Papers

2019

  1. Ethan Wilcox, Roger P. Levy, and Richard Futrell. 2019. Hierarchical Representation in Neural Language Models: Suppression and Recovery of Expectations. In Proceedings of the Second BlackboxNLP workshop.
  2. Peng Qian, Luke Hewitt, Joshua B. Tenenbaum, and Roger P. Levy. 2019. Inferring Structured Visual Concepts from Minimal Data. In Proceedings of the 41st Annual Meeting of the Cognitive Science Society.
  3. Ethan Wilcox, Roger P. Levy, and Richard Futrell. 2019. What Syntactic Structures Block Dependencies in RNN Language Models? In Proceedings of the 41st Annual Meeting of the Cognitive Science Society.
  4. Meilin Zhan and Roger P. Levy. 2019. Availability-Based Production Predicts Speakers’ Real-time Choices of Mandarin Classifiers. In Proceedings of the 41st Annual Meeting of the Cognitive Science Society.
  5. Michael Henry Tessler, Karen Gu, and Roger P. Levy. 2019. Incremental understanding of conjunctive generic sentences. In Proceedings of the 41st Annual Meeting of the Cognitive Science Society.
  6. Matthias Hofer and Roger P. Levy. 2019. Iconicity and Structure in the Emergence of Combinatoriality. In Proceedings of the 41st Annual Meeting of the Cognitive Science Society.
  7. Jon Gauthier, Roger P. Levy, and Joshua B. Tenenbaum. 2019. A rational model of syntactic bootstrapping. In Proceedings of the 41st Annual Meeting of the Cognitive Science Society.
  8. Nabeel Gillani and Roger Levy. 2019. Using dynamic word embeddings to map perceptions in the public sphere. In Proceedings of the Third Workshop on Natural Language Processing and Computational Social Science.
  9. Ethan Wilcox, Peng Qian, Richard Futrell, Miguel Ballesteros, and Roger Levy. 2019. Structural Supervision Improves Learning of Non-Local Grammatical Dependencies. In Proceedings of the 18th Annual Conference of the North American Chapter of the Association for Computational Linguistics: Human Language Technologies.
  10. Richard Futrell, Ethan Wilcox, Takashi Morita, Peng Qian, Miguel Ballesteros, and Roger Levy. 2019. Neural language models as psycholinguistic subjects: Representations of syntactic state. In Proceedings of the 18th Annual Conference of the North American Chapter of the Association for Computational Linguistics: Human Language Technologies.
  11. Edward Gibson, Richard Futrell, Steven Piantadosi, Isabelle Dautriche, Kyle Mahowald, Leon Bergen, and Roger Levy. 2019. How Efficiency Shapes Human Language. Trends in Cognitive Sciences, 23(5):389–407.
  12. Richard Futrell and Roger Levy. 2019. Do RNNs learn human-like abstract word order preferences? In SCiL2019, volume 2, pages 50–59.
  13. Richard N. Aslin and Roger P. Levy. 2019. Cognitive Science Honors the Memory of Jeffrey Elman. Open Mind, 3:23–30.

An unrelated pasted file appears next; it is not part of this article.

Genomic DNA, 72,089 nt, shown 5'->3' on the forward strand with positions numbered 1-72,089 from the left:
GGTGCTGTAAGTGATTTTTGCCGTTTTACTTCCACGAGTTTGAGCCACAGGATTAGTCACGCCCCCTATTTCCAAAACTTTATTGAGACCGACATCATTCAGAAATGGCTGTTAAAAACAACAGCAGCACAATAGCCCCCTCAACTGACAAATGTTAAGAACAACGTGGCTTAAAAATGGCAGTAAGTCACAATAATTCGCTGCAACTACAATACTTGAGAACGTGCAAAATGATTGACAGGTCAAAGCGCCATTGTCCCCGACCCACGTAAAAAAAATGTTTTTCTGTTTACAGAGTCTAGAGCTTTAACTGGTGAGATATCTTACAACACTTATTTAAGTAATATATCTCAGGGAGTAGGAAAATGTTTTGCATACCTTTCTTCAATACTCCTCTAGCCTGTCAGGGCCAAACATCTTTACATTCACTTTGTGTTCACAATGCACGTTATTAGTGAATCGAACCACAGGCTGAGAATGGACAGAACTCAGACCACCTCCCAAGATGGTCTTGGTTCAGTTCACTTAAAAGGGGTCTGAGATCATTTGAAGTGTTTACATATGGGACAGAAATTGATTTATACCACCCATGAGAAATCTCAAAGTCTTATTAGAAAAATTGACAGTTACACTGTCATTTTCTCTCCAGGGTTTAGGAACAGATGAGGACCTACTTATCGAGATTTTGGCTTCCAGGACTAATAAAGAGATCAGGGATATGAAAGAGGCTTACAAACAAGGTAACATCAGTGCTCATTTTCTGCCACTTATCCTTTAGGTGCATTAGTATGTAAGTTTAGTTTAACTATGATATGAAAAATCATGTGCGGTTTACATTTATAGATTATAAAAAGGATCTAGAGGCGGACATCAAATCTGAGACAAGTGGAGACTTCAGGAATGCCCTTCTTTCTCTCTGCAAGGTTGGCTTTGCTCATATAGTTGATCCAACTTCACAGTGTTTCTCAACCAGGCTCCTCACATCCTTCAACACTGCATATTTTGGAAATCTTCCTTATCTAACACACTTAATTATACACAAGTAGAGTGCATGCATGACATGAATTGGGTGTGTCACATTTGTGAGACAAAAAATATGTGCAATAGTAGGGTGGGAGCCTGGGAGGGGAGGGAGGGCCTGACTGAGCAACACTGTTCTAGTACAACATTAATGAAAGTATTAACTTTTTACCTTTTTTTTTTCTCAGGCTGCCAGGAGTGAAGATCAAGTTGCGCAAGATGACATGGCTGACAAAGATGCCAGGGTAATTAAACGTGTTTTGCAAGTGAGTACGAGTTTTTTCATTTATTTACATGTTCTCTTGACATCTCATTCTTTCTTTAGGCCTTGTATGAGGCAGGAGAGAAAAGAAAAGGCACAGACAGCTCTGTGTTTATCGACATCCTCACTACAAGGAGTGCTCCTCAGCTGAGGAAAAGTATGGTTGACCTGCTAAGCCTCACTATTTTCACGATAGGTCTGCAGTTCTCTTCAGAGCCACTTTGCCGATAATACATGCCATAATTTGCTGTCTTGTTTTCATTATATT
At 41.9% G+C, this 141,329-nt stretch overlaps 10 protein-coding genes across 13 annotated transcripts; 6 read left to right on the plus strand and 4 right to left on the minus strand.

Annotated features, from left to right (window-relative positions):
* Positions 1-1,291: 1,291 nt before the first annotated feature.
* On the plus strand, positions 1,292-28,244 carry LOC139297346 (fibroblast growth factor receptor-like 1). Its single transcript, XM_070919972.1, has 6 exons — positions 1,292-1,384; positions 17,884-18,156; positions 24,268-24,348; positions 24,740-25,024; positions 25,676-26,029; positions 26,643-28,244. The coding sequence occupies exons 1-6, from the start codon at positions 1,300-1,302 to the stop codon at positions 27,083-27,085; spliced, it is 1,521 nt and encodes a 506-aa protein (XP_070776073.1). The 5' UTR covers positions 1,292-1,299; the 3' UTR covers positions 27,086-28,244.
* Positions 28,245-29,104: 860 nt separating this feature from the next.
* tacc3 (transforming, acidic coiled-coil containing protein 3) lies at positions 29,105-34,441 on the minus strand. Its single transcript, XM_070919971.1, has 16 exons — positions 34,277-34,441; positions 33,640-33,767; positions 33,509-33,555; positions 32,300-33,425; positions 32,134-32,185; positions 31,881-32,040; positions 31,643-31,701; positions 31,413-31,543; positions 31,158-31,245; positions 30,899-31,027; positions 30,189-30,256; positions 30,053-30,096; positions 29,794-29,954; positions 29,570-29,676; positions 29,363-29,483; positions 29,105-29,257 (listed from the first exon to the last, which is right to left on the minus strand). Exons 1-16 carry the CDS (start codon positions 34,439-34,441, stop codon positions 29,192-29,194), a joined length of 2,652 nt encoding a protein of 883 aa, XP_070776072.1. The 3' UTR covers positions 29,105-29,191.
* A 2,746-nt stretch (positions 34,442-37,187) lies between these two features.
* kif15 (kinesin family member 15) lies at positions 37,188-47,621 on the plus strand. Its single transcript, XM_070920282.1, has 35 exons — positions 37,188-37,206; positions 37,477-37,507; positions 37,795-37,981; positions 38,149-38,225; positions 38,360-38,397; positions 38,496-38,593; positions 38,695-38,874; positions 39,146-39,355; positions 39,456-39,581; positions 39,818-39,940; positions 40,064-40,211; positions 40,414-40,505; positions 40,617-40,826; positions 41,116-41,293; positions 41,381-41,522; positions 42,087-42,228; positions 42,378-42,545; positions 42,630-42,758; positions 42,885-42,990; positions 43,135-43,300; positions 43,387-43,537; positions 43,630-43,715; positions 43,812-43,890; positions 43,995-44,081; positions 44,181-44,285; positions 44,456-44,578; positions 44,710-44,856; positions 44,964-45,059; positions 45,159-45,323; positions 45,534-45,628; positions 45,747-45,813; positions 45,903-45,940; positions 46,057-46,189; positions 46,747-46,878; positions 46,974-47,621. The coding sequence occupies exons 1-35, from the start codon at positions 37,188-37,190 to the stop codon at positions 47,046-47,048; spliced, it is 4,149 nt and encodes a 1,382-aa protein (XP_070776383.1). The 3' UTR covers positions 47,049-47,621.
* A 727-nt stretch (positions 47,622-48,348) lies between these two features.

2018

  1. Ethan Wilcox, Roger P. Levy, Takashi Morita, and Richard Futrell. 2018. What do RNN Language Models Learn about Filler–Gap Dependencies? In Proceedings of the Workshop on Analyzing and Interpreting Neural Networks for NLP.
  2. Erik Kaestner, Adam Milton Morgan, Joseph Snider, Meilin Zhan, Xi Jiang, Roger Levy, Victor S. Ferreira, Thomas Thesen, and Eric Halgren. 2018. Toward a database of intracranial electrophysiology during natural language presentation. Language, Cognition and Neuroscience.
  3. Judy Shen, Matthias Hofer, Bjarke Felbo, and Roger Levy. 2018. Comparing Models of Associative Meaning: An Empirical Investigation of Reference in Simple Language Games. In Proceedings of the Twenty-Second Conference on Computational Natural Language Learning (CoNLL), pages 292–301.
  4. Jon Gauthier, Roger P. Levy, and Joshua B. Tenenbaum. 2018. Word learning and the acquisition of syntactic–semantic overhypotheses. In Proceedings of the 40th Annual Meeting of the Cognitive Science Society, pages 1699–1704.
  5. Anna Ivanova and Roger Levy. 2018. Pragmatic Inference of Intended Referents from Binomial Word Order. In Proceedings of the 40th Annual Meeting of the Cognitive Science Society, pages 1865–1870.
  6. Roger P. Levy. 2018. Communicative Efficiency, Uniform Information Density, and the Rational Speech Act Theory. In Proceedings of the 40th Annual Meeting of the Cognitive Science Society, pages 684–689.
  7. Meilin Zhan and Roger Levy. 2018. Comparing Theories of Speaker Choice Using a Model of Classifier Production in Mandarin Chinese. In Proceedings of the 17th Annual Conference of the North American Chapter of the Association for Computational Linguistics: Human Language Technologies, pages 1997–2005.
  8. Yevgeni Berzak, Boris Katz, and Roger Levy. 2018. Assessing Language Proficiency from Eye Movements in Reading. In Proceedings of the 17th Annual Conference of the North American Chapter of the Association for Computational Linguistics: Human Language Technologies, pages 1986–1996.
  9. Edward Gibson, Julian Jara-Ettinger, Roger P. Levy, and Steven T. Piantadosi. 2018. The use of a computer display exaggerates the connection between exact and approximate number ability in remote populations. Open Mind, 2(1):37–46.

2017

  1. Richard Futrell, Roger Levy, and Edward Gibson. 2017. Generalizing dependency distance: Comment on “Dependency distance: A new perspective on syntactic patterns in natural languages” by Haitao Liu et al. Physics of Life Reviews, 21:197–199.
  2. Matthias Hofer and Roger Levy. 2017. Modeling Sources of Uncertainty in Spoken Word Learning. In Proceedings of the 39th Annual Meeting of the Cognitive Science Society, pages 550–555.
  3. Richard Futrell and Roger Levy. 2017. Noisy-context surprisal as a human sentence processing cost model. In Proceedings of the 15th Conference of the European Chapter of the Association for Computational Linguistics (EACL), pages 688–698.
  4. Stephan Meylan, Michael C. Frank, Brandon C. Roy, and Roger Levy. 2017. The emergence of an abstract grammatical category in children’s early speech. Psychological Science, 28(2):181–192.
  5. Eva Wittenberg and Roger Levy. 2017. If You Want A Quick Kiss, Make It Count: How Choice Of Syntactic Construction Affects Event Construal. Journal of Memory and Language, 94:254–271.